In this imagining of yourself you speak English and it is 2018 and you identify as female. The world seems to be caving in around you, almost apocalyptic. You begin to notice words more than you have done before.
I should say at the outset that being a product of my surroundings, I am not particularly in tune with the natural world. I have always lived in extremely built-up cities where I can get everywhere on foot or by public transport. I grew up in Singapore.
I never consciously make a decision about what to say in a poem: the poem itself says itself. So the poem happens. It doesn’t happen because I have decided that it should happen. It wasn’t a conscious decision to write about nature. The nature just bubbled out.
What do you think about when you think about nature? Weeds? Mountains? The sea? Do you think about its absence, or perceived absence, in cities? Or do you ponder human nature?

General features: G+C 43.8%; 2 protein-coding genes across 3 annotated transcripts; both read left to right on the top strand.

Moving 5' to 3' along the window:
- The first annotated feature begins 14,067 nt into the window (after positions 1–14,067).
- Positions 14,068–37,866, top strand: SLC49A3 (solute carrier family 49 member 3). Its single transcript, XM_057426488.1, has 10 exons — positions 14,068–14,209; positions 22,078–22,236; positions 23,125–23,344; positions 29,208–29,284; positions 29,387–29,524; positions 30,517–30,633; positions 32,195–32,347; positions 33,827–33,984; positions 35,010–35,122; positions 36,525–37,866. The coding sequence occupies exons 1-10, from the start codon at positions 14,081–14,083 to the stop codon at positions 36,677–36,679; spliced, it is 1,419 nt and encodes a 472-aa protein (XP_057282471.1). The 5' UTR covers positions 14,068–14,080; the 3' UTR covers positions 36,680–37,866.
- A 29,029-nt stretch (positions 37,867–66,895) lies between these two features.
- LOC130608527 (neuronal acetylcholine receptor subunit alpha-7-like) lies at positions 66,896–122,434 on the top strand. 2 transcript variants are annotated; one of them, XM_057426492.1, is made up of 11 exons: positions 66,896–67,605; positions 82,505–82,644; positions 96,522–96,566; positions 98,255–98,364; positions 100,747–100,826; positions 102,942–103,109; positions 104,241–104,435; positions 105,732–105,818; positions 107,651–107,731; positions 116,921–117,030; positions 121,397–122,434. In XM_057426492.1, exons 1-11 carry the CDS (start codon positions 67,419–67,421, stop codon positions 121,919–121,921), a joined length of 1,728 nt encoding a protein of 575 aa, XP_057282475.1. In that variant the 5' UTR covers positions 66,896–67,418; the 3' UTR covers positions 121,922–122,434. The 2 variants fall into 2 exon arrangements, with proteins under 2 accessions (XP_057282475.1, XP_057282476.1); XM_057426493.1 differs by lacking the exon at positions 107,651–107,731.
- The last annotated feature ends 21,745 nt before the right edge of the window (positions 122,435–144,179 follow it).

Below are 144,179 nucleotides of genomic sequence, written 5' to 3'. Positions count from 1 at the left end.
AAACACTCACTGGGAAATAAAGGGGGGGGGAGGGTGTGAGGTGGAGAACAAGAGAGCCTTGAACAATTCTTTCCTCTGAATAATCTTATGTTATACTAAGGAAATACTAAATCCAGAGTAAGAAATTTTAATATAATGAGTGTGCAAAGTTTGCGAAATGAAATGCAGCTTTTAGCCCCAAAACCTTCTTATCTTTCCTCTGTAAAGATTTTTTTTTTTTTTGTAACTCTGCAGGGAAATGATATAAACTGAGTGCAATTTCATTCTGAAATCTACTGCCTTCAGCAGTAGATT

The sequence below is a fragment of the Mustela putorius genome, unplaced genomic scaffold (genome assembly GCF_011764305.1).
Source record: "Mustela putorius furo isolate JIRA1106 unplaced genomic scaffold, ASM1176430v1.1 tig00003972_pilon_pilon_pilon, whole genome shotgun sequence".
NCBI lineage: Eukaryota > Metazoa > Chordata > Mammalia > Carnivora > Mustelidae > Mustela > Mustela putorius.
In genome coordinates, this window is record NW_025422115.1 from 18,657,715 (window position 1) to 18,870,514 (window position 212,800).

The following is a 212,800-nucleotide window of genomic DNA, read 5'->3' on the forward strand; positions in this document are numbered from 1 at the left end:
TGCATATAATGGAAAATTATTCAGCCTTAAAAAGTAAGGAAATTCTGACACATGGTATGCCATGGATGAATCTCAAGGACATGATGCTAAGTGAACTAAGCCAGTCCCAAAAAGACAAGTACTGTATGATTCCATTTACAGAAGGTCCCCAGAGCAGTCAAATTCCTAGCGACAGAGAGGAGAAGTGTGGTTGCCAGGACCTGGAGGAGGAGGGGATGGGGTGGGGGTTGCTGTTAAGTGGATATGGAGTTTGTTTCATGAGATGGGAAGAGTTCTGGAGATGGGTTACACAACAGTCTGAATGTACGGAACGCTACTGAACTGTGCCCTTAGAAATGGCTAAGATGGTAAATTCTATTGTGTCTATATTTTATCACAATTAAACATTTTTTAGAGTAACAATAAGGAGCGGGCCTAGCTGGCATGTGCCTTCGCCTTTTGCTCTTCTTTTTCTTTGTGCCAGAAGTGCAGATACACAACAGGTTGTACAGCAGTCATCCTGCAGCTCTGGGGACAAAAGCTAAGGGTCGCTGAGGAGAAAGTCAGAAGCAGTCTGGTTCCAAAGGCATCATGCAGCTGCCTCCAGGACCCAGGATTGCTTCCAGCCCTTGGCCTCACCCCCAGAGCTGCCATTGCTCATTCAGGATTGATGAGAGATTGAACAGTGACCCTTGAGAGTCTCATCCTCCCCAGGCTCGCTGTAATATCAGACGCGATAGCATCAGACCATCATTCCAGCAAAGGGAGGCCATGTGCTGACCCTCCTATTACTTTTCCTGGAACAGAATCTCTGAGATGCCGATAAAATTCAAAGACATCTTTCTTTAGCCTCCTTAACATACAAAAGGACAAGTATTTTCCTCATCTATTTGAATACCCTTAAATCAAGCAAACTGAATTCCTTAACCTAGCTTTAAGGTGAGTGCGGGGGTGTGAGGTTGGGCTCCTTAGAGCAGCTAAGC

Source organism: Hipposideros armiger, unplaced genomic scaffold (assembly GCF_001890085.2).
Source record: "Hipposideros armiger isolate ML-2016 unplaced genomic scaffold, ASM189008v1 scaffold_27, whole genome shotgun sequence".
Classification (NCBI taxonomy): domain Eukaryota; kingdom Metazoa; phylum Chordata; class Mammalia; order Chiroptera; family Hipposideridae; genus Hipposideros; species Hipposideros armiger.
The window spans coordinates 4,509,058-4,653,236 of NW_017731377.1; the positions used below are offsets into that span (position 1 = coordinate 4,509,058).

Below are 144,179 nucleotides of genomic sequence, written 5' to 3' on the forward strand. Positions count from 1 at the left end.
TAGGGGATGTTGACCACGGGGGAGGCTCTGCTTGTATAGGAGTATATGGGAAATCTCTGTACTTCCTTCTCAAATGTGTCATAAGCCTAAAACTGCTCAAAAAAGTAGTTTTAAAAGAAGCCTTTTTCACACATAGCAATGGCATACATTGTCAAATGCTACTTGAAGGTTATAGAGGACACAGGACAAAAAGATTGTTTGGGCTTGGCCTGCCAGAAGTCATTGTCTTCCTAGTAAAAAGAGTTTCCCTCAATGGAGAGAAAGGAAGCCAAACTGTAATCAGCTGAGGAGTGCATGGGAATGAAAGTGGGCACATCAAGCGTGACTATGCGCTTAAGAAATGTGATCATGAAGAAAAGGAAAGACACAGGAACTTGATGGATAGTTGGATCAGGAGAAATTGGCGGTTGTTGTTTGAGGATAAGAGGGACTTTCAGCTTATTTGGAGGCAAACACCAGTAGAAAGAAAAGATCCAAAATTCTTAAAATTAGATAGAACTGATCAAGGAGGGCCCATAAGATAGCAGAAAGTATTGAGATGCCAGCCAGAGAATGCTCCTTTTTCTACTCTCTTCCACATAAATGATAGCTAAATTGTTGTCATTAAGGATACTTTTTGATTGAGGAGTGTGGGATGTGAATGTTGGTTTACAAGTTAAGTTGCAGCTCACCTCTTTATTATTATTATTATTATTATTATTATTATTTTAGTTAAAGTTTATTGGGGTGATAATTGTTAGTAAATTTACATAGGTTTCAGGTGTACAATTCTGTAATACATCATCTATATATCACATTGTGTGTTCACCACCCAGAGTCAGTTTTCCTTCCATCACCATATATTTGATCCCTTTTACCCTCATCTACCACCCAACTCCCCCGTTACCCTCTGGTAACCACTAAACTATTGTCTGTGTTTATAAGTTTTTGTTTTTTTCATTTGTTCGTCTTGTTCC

‘Never mind what the TV says! The weather is getting worse, my bones don’t lie!’ That was one of the expressions I’d hear hundreds of times in my childhood. And it was true: technology left room for error, but not one’s bones.
The idea that we are surrounded by secret undercurrents that shape our interactions is appealing and depressing in an equal fashion. Appealing because there are mysteries to be uncovered, intimacies to be shared.